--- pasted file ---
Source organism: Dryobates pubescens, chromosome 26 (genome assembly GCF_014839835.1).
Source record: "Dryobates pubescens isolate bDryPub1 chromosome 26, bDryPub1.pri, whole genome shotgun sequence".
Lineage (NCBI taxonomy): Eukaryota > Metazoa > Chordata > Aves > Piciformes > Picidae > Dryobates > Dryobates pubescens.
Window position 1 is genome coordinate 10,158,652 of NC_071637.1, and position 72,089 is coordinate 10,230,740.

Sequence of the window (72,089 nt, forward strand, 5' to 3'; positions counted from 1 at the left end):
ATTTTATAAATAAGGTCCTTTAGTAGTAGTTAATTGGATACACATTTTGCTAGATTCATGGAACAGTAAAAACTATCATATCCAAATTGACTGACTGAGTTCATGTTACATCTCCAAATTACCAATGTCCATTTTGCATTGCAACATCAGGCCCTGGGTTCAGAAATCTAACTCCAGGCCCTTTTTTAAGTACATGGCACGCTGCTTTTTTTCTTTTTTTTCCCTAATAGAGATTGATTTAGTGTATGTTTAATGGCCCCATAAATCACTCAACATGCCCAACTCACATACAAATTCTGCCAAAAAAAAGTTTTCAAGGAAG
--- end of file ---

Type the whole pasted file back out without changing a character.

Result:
Source organism: Dryobates pubescens, chromosome 26 (genome assembly GCF_014839835.1).
Source record: "Dryobates pubescens isolate bDryPub1 chromosome 26, bDryPub1.pri, whole genome shotgun sequence".
Lineage (NCBI taxonomy): Eukaryota > Metazoa > Chordata > Aves > Piciformes > Picidae > Dryobates > Dryobates pubescens.
Window position 1 is genome coordinate 10,158,652 of NC_071637.1, and position 72,089 is coordinate 10,230,740.

Sequence of the window (72,089 nt, forward strand, 5' to 3'; positions counted from 1 at the left end):
ATTTTATAAATAAGGTCCTTTAGTAGTAGTTAATTGGATACACATTTTGCTAGATTCATGGAACAGTAAAAACTATCATATCCAAATTGACTGACTGAGTTCATGTTACATCTCCAAATTACCAATGTCCATTTTGCATTGCAACATCAGGCCCTGGGTTCAGAAATCTAACTCCAGGCCCTTTTTTAAGTACATGGCACGCTGCTTTTTTTCTTTTTTTTCCCTAATAGAGATTGATTTAGTGTATGTTTAATGGCCCCATAAATCACTCAACATGCCCAACTCACATACAAATTCTGCCAAAAAAAAGTTTTCAAGGAAG